I think that’s what you call a gulf in class.
Three-nil was no less than the Germans deserved — in truth it could have been a lot more — yet, despite yielding up the huge bulk of possession to much superior opposition, Ireland were entitled to feel a tad regretful at the end that they hadn’t taken at least one of a few inviting chances on the night.
No disgrace then, but no new post-Trapattoni dawn either, albeit that no serious analysis of Irish limitations in Cologne can fail to take account of the fact that most teams in the world would find themselves on the back foot against the Germans in their own backyard.
However, caretaker manager Noel King did actually out-Italian the Italian in one respect by declining to use any substitutions at all, ending the night — as he had begun it — by raising a few eyebrows.
The first surprise had been the deployment of personnel in his 4-2-3-1 formation. Marc Wilson and Darron Gibson screening the back made sense but Glenn Whelan on the right side of a midfield three was, to say the least, unexpected. In the centre was James McCarthy, looking to combine defensive duties with a number 10 role, while to his left the return of Kevin Doyle made it clear from the off that David Forde and his defenders would be seeking to find his head with the long ball at every opportunity. In the absence of the injured Robbie Keane, the lone frontman duties had to be shouldered by the comeback kid, Anthony Stokes.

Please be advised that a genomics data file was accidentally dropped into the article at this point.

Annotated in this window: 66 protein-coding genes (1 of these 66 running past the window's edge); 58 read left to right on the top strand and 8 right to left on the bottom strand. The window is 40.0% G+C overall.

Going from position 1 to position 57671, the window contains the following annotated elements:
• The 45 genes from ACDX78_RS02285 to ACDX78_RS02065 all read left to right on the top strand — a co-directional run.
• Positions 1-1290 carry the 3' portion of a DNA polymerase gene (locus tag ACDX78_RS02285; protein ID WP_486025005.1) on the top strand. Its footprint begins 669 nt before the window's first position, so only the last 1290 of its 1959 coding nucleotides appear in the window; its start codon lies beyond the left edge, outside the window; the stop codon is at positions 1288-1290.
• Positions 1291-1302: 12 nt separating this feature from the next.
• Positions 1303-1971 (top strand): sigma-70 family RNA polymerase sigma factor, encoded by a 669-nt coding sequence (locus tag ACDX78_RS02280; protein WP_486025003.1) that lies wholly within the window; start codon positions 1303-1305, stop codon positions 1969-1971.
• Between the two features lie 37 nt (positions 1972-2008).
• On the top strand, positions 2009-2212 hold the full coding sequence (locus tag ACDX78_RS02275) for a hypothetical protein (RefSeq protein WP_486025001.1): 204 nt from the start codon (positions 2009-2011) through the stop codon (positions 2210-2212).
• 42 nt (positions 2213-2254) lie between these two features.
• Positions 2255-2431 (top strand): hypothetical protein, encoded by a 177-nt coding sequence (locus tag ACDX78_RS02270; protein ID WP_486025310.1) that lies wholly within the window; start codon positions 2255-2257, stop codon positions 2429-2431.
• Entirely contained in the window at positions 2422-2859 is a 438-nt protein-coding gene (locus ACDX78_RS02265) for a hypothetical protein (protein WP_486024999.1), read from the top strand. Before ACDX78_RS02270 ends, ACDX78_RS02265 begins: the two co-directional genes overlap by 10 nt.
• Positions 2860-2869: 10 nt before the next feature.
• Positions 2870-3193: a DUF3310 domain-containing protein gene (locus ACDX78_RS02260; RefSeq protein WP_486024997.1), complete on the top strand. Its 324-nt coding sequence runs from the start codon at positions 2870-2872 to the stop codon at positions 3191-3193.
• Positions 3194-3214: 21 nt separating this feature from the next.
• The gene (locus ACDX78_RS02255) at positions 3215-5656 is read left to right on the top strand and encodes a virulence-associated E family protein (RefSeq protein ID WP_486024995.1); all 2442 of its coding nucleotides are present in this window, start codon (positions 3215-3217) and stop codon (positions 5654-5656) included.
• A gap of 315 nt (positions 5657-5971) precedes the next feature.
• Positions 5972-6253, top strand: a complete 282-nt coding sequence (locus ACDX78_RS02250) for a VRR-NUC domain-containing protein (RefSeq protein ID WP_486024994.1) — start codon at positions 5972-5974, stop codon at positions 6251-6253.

Trying to narrow the pitch, crowd the midfield and defend in numbers, Ireland quickly reverted to 4-5-1 in the face of early German possession as the whole stadium awaited the first serious test of the inexperienced central defence of Ciaran Clark and Damien Delaney, flanked at full-back by captain for the night Seamus Coleman on the right and Stephen Kelly on the left.
In fact, it was some enterprising play on the counter which saw Anthony Stokes get a sniff of a chance after a fine ball from Darron Gibson and Ireland force the game’s first corner after seven minutes, giving the tight wedge of travelling supporters in the corner behind Manuel Neuer’s goal something to cheer about.
Unfortunately for the visitors, their early good work was undone in a cruel way after only 11 minutes. Stokes, immediately under pressure having dropped deep to pick up the ball, saw an attempted pass intercepted by Philipp Lahm who moved the ball forward to Sami Khedira. The Real Madrid man’s scuffed shot didn’t seem to possess too much threat but a significant deflection off Clark left Forde entirely helpless and gave the Cologne crowd the lead.
Doyle was working hard off scraps and Irish heads certainly weren’t dropping, but there was a sense that Germany were playing well within themselves and could easily go up a gear or two if required, especially with Lahm continually finding acres of space down the right in the absence of orthodox Irish wide men.
Coming up to the half-hour mark the game had already taken on the form of attack versus defence, the green shirts penned back as the Germans passed and probed but failed to penetrate the resolute Irish wall. However, with Ireland wingless but hardly wonderful and Stokes increasingly isolated further up the pitch, it became harder and harder for the visitors to find a way out of their own half.